What do you think?
Have you ever learned a language and then forgotten it? Or are you trying to learn a language and struggling to stick with it? Which of the six tips can you start doing now to help you be more consistent in your language learning? Let us know in the comments below!
Happy Valentines Day everyone!
There’s an old Italian proverb that goes moglie e buoi dei paesi tuoi. Roughly translated, it means “choose wives and oxen from your own town.” Today, it’s used to suggest that you’re better off with a partner who comes from the same country as you.
More people are living and working aboard than ever before. As a result, lots of people are proving the old Italian saying wrong and entering into happy relationships with partners of different nationalities.
For many, this means a relationship where both partners have different native languages. Like me and my partner Matteo: my native language is English, his is Italian.
I get asked tons of questions about what it’s like being in a relationship with someone who doesn’t speak the same first language as me. So in honour of V-day, I’m sharing the answers to three of the most commonly asked questions:
1. You must be completely fluent in Italian by now, right?
Finding a boyfriend or girlfriend from a foreign country is often singled out as the easiest way to learn a language. But this kind of relationship is a bit like moving abroad: it provides a good opportunity to boost your language skills, but it doesn’t guarantee success on its own.
Firstly, it depends on which language you speak together. If your partner is fluent in your native language, it’s very easy to fall into the trap of using that language all the time, particularly if that’s the language you used when you first met.
And even if you speak together in your partner’s native language, your other half may not be the best person to help you perfect your language skills once you get past a certain level. It’s well documented that people who spend a lot of time together develop similar speech styles: if your significant other communicates with you in their native tongue, they’re likely to simplify their speech to some extent.
Even though we communicate in Italian most of the time, my relationship with Matteo doesn’t stretch my Italian skills as much as you might imagine. He doesn’t dumb things down on purpose; he’s just subconsciously adapted his communication style to match mine. And I find myself doing the same thing when we speak English.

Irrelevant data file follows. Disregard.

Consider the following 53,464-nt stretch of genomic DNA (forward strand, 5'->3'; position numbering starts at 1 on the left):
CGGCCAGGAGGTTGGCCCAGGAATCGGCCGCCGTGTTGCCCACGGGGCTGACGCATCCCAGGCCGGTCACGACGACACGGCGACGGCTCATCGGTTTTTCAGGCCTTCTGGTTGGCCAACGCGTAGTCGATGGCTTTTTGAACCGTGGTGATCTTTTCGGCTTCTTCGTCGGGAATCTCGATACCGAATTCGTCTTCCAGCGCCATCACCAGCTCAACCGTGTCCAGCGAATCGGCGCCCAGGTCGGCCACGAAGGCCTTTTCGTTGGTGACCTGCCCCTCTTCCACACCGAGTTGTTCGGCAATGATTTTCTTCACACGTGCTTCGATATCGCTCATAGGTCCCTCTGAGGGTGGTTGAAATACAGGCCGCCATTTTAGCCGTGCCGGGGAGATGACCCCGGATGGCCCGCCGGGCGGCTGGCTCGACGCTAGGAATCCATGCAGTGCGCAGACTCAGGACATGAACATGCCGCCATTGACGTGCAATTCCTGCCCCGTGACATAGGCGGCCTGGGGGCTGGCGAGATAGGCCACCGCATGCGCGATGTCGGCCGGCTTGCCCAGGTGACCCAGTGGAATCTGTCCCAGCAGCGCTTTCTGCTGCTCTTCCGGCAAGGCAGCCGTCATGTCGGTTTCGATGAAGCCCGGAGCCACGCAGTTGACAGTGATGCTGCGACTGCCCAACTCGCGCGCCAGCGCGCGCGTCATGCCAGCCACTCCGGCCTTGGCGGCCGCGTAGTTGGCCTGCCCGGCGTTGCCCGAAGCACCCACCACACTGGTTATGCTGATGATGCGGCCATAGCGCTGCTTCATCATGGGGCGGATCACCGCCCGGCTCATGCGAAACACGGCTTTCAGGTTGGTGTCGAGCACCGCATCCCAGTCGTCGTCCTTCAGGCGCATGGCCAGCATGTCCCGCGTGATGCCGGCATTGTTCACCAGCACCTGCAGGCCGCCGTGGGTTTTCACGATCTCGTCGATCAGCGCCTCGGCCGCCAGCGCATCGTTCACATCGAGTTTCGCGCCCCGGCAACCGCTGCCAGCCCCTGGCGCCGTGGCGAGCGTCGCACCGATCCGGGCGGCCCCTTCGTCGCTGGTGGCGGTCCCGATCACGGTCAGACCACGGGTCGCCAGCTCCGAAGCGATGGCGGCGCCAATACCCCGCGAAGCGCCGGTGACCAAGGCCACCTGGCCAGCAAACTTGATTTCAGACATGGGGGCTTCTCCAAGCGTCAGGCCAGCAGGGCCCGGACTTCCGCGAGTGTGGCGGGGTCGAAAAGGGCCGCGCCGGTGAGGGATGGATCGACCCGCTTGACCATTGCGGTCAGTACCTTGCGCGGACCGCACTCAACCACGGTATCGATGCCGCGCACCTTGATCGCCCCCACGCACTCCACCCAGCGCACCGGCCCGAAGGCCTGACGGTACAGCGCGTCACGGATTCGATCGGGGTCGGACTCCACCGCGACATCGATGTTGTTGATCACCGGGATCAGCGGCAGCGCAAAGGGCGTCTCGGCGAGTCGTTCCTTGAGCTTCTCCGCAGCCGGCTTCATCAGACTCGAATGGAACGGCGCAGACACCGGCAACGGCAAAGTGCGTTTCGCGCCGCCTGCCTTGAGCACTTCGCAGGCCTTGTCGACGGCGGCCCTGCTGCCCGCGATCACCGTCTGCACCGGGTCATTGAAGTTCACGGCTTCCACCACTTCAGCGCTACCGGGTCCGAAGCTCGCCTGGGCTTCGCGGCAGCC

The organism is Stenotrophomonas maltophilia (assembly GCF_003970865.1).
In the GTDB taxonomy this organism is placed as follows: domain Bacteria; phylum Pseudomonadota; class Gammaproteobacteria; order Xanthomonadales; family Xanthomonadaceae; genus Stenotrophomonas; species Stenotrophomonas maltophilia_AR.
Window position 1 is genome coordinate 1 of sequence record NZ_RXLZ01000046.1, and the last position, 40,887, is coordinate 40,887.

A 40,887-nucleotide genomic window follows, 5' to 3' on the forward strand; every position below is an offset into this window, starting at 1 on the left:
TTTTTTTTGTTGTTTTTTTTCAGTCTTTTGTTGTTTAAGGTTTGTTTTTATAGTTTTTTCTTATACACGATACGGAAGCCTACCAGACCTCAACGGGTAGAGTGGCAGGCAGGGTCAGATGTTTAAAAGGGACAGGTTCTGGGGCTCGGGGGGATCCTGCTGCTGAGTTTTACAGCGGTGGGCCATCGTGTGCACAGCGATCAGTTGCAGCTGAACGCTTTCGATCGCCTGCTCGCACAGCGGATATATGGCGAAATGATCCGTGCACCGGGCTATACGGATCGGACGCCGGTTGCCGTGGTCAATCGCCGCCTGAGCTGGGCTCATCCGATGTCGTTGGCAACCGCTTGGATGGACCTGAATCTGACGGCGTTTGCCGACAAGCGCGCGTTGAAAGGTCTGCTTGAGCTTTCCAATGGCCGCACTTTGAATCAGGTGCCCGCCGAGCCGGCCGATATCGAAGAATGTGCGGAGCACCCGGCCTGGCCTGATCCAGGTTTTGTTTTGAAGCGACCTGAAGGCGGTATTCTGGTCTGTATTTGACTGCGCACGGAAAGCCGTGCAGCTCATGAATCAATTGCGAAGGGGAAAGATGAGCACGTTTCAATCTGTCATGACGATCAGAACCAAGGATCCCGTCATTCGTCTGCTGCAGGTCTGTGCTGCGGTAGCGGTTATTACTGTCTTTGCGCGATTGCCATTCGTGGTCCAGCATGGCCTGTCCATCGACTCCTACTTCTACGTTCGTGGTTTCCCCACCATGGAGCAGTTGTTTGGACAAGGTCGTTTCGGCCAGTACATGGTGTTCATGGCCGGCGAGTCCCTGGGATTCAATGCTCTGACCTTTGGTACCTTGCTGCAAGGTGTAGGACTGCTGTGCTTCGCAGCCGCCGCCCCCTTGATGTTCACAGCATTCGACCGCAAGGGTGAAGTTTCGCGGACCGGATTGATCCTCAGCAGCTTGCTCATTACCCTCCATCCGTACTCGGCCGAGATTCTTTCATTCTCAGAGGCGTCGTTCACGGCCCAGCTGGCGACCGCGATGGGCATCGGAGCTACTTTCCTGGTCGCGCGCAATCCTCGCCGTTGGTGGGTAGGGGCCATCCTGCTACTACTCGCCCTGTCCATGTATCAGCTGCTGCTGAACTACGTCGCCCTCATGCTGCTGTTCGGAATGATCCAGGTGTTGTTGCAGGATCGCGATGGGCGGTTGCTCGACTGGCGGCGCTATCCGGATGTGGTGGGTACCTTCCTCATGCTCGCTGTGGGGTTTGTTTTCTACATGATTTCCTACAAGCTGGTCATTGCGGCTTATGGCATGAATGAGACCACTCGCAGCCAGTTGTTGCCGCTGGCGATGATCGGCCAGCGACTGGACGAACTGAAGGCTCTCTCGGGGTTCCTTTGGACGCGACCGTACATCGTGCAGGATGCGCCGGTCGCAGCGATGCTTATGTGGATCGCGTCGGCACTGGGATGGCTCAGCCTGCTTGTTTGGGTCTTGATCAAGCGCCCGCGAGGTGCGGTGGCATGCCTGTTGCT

2. Do you get each other’s humour?
Yes and no.
We have lots of laughs together and in many ways we share a similar sense of humour. But the language barrier means that sometimes we need to explain jokes to each other, particularly if they involve cultural references or wordplay. Some people might find that tedious, but we love sharing English and Italian humour with one another, and getting a laugh (or groaning at the dad joke) when the penny drops.
3. Is it hard to get along with each other’s friends and family?
Luckily most of our friends and family are open-minded, loving and patient: everyone gets on well, even if they don’t speak the same language. In my experience, cultural awareness trumps language skills when mixing with family and friends: people are more understanding of language mistakes than they are of cultural faux pas.
It’s surprising how easy it is to form bonds with people with non-linguistic communication like smiling, helping and sharing. When Matteo first met my family, he didn’t speak any English, but it didn’t seem to matter that much. My dad took him out to play golf anyway and they had a fun day together. When Matteo did things around the house, my mum was really pleased to see that I had met a nice, helpful bloke. For us, when meeting friends and family, actions really did speak louder than words.
Of course, if our mums meet, they won’t be able to talk to each other all much. But that might not be such a bad thing after all!
What do you think?
Now I’d like to hear from you. Have you ever been in a relationship with someone who speaks a different native language? What did you find challenging? What did you find rewarding?